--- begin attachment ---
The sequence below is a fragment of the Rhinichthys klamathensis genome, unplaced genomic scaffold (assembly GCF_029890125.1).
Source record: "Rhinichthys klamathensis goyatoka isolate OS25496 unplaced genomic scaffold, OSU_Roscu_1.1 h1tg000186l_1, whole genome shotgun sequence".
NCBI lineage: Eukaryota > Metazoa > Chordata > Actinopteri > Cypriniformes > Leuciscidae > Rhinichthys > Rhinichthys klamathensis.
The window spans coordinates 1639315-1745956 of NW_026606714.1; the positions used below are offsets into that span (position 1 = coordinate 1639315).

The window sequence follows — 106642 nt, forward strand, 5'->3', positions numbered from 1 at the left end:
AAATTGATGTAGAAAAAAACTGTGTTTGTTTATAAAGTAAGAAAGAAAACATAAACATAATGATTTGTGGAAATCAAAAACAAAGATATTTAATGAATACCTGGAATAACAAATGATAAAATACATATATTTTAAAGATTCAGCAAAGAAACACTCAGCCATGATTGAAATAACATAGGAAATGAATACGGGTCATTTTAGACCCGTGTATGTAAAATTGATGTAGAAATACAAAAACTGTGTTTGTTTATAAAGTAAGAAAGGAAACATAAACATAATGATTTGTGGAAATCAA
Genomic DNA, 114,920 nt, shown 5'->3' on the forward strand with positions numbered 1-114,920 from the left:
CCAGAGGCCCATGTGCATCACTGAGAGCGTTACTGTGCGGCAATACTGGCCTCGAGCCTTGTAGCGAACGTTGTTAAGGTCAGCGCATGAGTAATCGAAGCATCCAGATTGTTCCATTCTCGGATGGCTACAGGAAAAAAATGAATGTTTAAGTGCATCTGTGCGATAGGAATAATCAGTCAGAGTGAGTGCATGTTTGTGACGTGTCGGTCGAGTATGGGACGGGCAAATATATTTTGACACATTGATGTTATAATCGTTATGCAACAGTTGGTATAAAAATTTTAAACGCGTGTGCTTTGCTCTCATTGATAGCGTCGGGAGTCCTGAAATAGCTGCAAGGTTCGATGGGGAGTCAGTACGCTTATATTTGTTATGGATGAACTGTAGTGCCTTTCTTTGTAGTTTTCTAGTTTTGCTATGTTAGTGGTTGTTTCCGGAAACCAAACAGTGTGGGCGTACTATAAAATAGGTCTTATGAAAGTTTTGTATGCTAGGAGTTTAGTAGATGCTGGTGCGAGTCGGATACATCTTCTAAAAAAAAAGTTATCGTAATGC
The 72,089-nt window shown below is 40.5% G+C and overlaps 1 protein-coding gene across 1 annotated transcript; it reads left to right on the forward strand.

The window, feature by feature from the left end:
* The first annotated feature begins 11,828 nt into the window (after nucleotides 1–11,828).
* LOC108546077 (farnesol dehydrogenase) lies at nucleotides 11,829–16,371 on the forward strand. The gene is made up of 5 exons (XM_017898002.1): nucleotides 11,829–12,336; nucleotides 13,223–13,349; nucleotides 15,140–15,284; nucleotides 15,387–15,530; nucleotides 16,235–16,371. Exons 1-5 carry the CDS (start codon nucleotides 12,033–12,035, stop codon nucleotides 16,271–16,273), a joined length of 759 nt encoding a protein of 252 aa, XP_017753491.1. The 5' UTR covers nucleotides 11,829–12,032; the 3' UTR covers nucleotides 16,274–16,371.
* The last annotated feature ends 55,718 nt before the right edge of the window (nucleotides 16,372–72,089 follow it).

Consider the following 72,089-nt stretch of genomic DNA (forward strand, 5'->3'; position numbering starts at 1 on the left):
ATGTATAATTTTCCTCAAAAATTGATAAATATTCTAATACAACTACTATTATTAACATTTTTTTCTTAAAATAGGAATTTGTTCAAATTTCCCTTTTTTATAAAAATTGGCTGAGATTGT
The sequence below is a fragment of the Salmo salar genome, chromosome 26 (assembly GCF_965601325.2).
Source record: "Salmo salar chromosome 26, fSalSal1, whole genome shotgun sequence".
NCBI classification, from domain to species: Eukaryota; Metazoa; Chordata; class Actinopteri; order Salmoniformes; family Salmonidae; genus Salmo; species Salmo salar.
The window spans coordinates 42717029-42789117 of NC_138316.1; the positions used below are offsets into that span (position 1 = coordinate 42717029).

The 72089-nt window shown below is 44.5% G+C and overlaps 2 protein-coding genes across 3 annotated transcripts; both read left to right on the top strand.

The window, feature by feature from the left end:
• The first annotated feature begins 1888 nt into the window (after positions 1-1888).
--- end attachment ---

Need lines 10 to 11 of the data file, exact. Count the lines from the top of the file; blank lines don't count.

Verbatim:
The window, feature by feature from the left end:
* The first annotated feature begins 11,828 nt into the window (after nucleotides 1–11,828).